Because nothing quite makes you dial back your tendency towards guilt and micromanagement like a nostalgia-induced shaming urging you to reevaluate your whole parenting style.
While I take the point that overly child-centered helicopter parenting can be detrimental to both parent and child, I often find advice suggesting that life would be simpler if we only behaved like previous generations irritatingly flippant. That was then and this is now.
Take the latest “What Would My Mother Do?” article: “It never crossed my mom’s mind to ‘entertain us’ or ‘fund expensive summer endeavors’ or ‘create stimulating activities for our brain developments.’ She said get the hell outside and we did.”
Kids freely roaming the neighborhood unsupervised was an awesome part of being a parent and a kid in 1985, but that’s not reality in 2015. Do you know what would happen if I told my 7-year-old to go outside all day, drink from a hose if she got thirsty, and count on a neighborhood parent to feed her bologna sandwiches and Kool Aid? Someone would call the cops on me, partly because people are more paranoid about child safety now than they were 30 years ago and partly because randomly discovering a lone child drinking from your hose and expecting lunch is concerning. There just aren’t packs of playmates drifting around the streets anymore.
“Just tell your kid to go outside” is no longer a thing. We need to stop pretending that it is. The fact that I just can’t turn my kid loose in the neighborhood all day says no more about my attitude towards parenting than the fact that I can’t give her a nickel and send her down to the soda fountain.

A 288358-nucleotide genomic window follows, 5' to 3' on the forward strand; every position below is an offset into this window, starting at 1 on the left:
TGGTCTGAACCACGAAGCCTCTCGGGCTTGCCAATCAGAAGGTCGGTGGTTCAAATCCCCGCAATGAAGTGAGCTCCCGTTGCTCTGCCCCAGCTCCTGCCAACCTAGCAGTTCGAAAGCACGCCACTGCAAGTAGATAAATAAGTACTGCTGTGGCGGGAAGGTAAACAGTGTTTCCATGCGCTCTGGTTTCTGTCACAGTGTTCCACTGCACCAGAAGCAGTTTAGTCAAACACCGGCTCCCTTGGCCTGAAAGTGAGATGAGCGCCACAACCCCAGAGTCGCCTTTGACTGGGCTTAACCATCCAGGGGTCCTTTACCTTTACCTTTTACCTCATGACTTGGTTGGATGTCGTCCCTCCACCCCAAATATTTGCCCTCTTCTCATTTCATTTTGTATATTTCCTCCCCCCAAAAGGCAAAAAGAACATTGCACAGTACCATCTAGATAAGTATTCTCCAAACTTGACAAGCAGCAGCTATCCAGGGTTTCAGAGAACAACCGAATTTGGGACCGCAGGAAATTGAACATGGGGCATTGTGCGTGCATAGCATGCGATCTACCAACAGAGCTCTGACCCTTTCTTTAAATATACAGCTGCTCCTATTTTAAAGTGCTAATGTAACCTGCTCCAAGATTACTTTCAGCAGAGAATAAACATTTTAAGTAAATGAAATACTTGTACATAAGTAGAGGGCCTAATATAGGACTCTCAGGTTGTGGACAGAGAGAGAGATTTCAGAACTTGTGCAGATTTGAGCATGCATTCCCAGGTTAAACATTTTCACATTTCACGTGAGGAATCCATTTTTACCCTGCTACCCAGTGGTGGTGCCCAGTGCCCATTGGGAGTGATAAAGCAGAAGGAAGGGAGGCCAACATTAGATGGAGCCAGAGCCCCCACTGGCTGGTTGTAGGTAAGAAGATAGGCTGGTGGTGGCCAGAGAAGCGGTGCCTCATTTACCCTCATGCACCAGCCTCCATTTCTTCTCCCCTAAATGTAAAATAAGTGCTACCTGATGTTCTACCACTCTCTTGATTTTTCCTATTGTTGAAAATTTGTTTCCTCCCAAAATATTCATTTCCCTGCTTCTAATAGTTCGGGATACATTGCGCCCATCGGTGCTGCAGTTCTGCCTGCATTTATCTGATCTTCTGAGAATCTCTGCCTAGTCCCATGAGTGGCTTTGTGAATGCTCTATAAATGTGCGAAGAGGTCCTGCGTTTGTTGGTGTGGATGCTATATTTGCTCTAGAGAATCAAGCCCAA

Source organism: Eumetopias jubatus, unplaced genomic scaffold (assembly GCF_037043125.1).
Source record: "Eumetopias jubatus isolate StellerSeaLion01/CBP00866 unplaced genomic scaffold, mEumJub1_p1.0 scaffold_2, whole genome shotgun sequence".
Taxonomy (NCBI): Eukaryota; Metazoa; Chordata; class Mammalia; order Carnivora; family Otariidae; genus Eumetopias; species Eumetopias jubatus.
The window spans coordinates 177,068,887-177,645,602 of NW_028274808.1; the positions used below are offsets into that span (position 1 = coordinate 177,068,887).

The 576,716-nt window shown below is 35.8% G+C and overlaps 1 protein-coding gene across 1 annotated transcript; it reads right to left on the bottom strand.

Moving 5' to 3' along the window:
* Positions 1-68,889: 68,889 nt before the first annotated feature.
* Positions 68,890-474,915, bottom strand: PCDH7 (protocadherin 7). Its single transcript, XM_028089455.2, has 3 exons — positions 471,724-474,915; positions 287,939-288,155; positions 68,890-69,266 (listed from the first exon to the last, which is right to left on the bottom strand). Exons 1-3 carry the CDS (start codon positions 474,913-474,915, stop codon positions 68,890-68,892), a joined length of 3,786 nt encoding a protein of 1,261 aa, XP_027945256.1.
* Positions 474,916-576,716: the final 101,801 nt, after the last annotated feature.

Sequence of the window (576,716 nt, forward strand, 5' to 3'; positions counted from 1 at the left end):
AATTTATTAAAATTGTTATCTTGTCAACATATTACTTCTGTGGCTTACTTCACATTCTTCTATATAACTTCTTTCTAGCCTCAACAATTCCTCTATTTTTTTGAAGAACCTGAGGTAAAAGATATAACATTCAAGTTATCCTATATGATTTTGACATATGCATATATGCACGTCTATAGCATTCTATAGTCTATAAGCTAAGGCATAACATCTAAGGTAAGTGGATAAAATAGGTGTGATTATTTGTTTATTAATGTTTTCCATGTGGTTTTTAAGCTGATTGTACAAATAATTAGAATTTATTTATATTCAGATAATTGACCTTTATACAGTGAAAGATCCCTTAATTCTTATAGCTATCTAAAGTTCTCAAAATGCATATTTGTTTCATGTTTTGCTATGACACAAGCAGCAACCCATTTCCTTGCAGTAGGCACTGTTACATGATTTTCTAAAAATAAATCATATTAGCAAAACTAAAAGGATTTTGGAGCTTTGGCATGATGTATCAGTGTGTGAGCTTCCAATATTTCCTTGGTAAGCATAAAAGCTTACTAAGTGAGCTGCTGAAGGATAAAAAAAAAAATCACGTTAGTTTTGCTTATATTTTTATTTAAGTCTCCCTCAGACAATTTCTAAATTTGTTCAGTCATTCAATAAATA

Camps, daycares, clubs, pre-arranged playdates, and after school activities are the modern-day equivalent of “get out of the house and go play with the neighbor kids down the street.” I don’t sign my kid up for them out of a desire to coddle her; I sign her up because that’s where all the other kids are. That’s just a fact of life in 2015.
I understand the desire to give your kid the kind of childhood you had or any kind of familiar childhood of yore. I feel that way too, sometimes. Nostalgia is a potent drug and known quantities can be reassuring. If the past is something we really want to recreate and we have the time and resources, maybe we could set up a neighborhood meeting and talk to other families about our desires to make our street into the literal village that raises our kids, perhaps even figure out a way to liaise with the police and child-free neighbors to get their support, too. If any of the parents are actually home during the day and willing to forego all their planned activities in favor of free-ranging, maybe we could not only set up a wolf pack o’ kids, but even some kind of wolf pack feeding rotor.
Perhaps there is some idyllic neighborhood that time forgot, where epic community reorganization wouldn’t be necessary. But it’s not mine. Frankly, I’m more inclined to accept 2015’s parameters and roll with its punches than put my time and energy into re-creating the past. Seven-year-old me spent time riding my banana seat bike around the neighborhood without a helmet. My 7-year-old will spend that time at sports camp or the Boys and Girls Club, where someone will smack a helmet on her when she comes within 10 feet of a bike. Different time; different childhood. And I’m OK with that.
Let’s at least agree to stop pretending that simply locking your kid out of the house and telling her to come back at dinnertime is a readily available option today. Creating that context would take a lot of work and buy-in from everyone in the community, not just mom and dad.
And, honestly? If you’re putting that much effort into re-creating a 1985 childhood for your kid instead of letting them experience 2015’s, I’d ask you to consider who, in this scenario, is really overthinking their parenting.